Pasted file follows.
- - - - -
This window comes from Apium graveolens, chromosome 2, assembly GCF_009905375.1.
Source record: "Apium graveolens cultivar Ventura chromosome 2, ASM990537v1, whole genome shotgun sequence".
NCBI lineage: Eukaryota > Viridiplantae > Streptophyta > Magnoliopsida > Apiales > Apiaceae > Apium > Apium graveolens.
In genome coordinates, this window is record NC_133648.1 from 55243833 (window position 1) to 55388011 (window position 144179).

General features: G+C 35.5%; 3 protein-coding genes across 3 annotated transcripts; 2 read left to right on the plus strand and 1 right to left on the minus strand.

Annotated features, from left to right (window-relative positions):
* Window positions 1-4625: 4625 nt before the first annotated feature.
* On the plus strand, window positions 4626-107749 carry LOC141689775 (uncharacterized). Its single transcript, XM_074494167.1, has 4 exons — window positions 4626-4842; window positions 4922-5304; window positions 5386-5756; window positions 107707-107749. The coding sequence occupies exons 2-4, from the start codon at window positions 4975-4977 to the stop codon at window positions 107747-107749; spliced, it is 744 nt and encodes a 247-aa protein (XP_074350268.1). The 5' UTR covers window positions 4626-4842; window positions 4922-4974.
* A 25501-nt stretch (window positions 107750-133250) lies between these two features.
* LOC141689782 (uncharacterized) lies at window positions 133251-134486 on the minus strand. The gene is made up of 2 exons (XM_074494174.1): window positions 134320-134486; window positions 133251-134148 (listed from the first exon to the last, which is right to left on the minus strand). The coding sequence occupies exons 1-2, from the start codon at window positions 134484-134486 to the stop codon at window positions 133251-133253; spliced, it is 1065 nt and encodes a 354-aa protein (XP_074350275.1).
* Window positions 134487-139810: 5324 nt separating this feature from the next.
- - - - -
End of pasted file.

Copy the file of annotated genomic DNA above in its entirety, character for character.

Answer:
This window comes from Apium graveolens, chromosome 2, assembly GCF_009905375.1.
Source record: "Apium graveolens cultivar Ventura chromosome 2, ASM990537v1, whole genome shotgun sequence".
NCBI lineage: Eukaryota > Viridiplantae > Streptophyta > Magnoliopsida > Apiales > Apiaceae > Apium > Apium graveolens.
In genome coordinates, this window is record NC_133648.1 from 55243833 (window position 1) to 55388011 (window position 144179).

General features: G+C 35.5%; 3 protein-coding genes across 3 annotated transcripts; 2 read left to right on the plus strand and 1 right to left on the minus strand.

Annotated features, from left to right (window-relative positions):
* Window positions 1-4625: 4625 nt before the first annotated feature.
* On the plus strand, window positions 4626-107749 carry LOC141689775 (uncharacterized). Its single transcript, XM_074494167.1, has 4 exons — window positions 4626-4842; window positions 4922-5304; window positions 5386-5756; window positions 107707-107749. The coding sequence occupies exons 2-4, from the start codon at window positions 4975-4977 to the stop codon at window positions 107747-107749; spliced, it is 744 nt and encodes a 247-aa protein (XP_074350268.1). The 5' UTR covers window positions 4626-4842; window positions 4922-4974.
* A 25501-nt stretch (window positions 107750-133250) lies between these two features.
* LOC141689782 (uncharacterized) lies at window positions 133251-134486 on the minus strand. The gene is made up of 2 exons (XM_074494174.1): window positions 134320-134486; window positions 133251-134148 (listed from the first exon to the last, which is right to left on the minus strand). The coding sequence occupies exons 1-2, from the start codon at window positions 134484-134486 to the stop codon at window positions 133251-133253; spliced, it is 1065 nt and encodes a 354-aa protein (XP_074350275.1).
* Window positions 134487-139810: 5324 nt separating this feature from the next.